“Statutory Interpretation 101” in government sovereign immunity claim
on Nov 7, 2023 at 5:20 pm
When a private lender fails to respond promptly to a consumer’s claim that it falsely presented the consumer’s borrowing history, Congress established under the Fair Credit Reporting Act that the lender is liable for damages. The justices on Monday, at oral argument in U.S. Department of Agriculture Rural Development Rural Housing Service v. Kirtz, considered whether the federal government is exempt from that regime.
For several of the justices, the language of the statute seemed more than enough to impose liability on the federal government. As Justice Clarence Thomas put it, “the statute defines a person as [including] any government or governmental subdivision or agency,” which seemed to him at least to “suggest that it applies to the U.S. Government.” Why then, he asked, “isn’t that sufficient to waive sovereign immunity?”
Justice Elena Kagan seemed most set on that idea, as she explained that “it’s statutory interpretation 101 that we take a defined term, we plug the definition in, and that’s what the meaning of the statute is.” When Assistant to the U.S. Solicitor General Benjamin Snyder (defending the government’s view) suggested that the question is what the “logical implication” of the statute is, Kagan retorted sternly: “Well, the necessary logical implication of what Congress has done is authorize a suit against … persons, as defined in the definitions section. Then you go to the definitions section,” she continued, and then you discover that what Congress has done is authorize a suit against natural persons, enterprises, and governments.”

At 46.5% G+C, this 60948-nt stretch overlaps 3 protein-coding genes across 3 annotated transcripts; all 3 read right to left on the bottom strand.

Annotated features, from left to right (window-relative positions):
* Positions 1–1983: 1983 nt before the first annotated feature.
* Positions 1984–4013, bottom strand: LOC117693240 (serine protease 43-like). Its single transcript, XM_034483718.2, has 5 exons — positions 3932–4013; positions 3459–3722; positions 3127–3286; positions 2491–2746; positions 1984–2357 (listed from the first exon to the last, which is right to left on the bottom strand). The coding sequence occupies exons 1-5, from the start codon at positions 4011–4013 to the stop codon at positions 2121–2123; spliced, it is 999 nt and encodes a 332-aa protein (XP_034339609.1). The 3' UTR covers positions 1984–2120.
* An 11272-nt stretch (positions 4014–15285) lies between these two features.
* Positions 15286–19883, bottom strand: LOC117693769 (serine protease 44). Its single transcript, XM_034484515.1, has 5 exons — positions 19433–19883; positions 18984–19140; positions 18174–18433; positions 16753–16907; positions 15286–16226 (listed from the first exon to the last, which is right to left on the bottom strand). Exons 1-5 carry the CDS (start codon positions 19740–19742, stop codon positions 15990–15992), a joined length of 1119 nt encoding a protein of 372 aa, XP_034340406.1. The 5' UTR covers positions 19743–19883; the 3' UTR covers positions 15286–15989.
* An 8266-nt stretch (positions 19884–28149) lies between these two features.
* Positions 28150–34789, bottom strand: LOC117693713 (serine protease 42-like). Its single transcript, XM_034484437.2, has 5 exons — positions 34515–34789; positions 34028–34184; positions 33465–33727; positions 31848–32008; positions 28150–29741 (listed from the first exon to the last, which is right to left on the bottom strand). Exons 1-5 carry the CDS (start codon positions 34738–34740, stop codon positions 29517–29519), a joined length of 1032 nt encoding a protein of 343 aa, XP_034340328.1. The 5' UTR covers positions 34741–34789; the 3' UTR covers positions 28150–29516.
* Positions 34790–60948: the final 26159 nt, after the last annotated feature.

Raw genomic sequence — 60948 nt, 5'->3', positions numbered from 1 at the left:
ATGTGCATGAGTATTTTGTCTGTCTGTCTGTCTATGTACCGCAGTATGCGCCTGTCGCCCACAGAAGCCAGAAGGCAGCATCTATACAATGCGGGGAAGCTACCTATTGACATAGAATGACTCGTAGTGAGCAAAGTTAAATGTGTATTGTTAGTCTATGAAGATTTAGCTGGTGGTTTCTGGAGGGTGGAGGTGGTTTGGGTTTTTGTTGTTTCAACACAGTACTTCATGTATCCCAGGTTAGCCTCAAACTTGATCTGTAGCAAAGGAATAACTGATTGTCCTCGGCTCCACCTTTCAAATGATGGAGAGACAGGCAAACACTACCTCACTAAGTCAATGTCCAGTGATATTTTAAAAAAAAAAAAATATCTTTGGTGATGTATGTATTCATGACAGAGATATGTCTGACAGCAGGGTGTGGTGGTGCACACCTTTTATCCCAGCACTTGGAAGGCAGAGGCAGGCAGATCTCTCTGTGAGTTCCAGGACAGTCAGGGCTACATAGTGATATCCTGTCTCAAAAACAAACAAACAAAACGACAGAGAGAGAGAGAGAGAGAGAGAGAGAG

That line of reasoning seemed to be shared completely by Justice Neil Gorsuch, who characterized it as “virtually conclusive” that the statutory definition would apply.
Justice Ketanji Brown Jackson weighed in from a similar perspective, pointing to amendments to the statute that expanded liability by replacing the narrower term “consumer reporting agency or user of information” with the broader phrase “any person,” which is defined elsewhere in the statute to include “government.”
The argument was not one-sided, though, as two of Snyder’s points appeared to resonate with some of the justices. Most importantly, Snyder pointed to a parallel provision of the FCRA that imposes criminal penalties on any “person.” Several justices scoffed at the idea of government-on-government prosecutions. Justice Samuel Alito, for example, asked whether “there [had] been real cases in which the United States has criminally prosecuted itself,” and Chief Justice John Roberts asked (to laughter) “what would the pre-sentencing report look like” if “the United States were convicted?” Justice Brett Kavanaugh also expressed concern about that reading of the statute, which he found “very unusual.”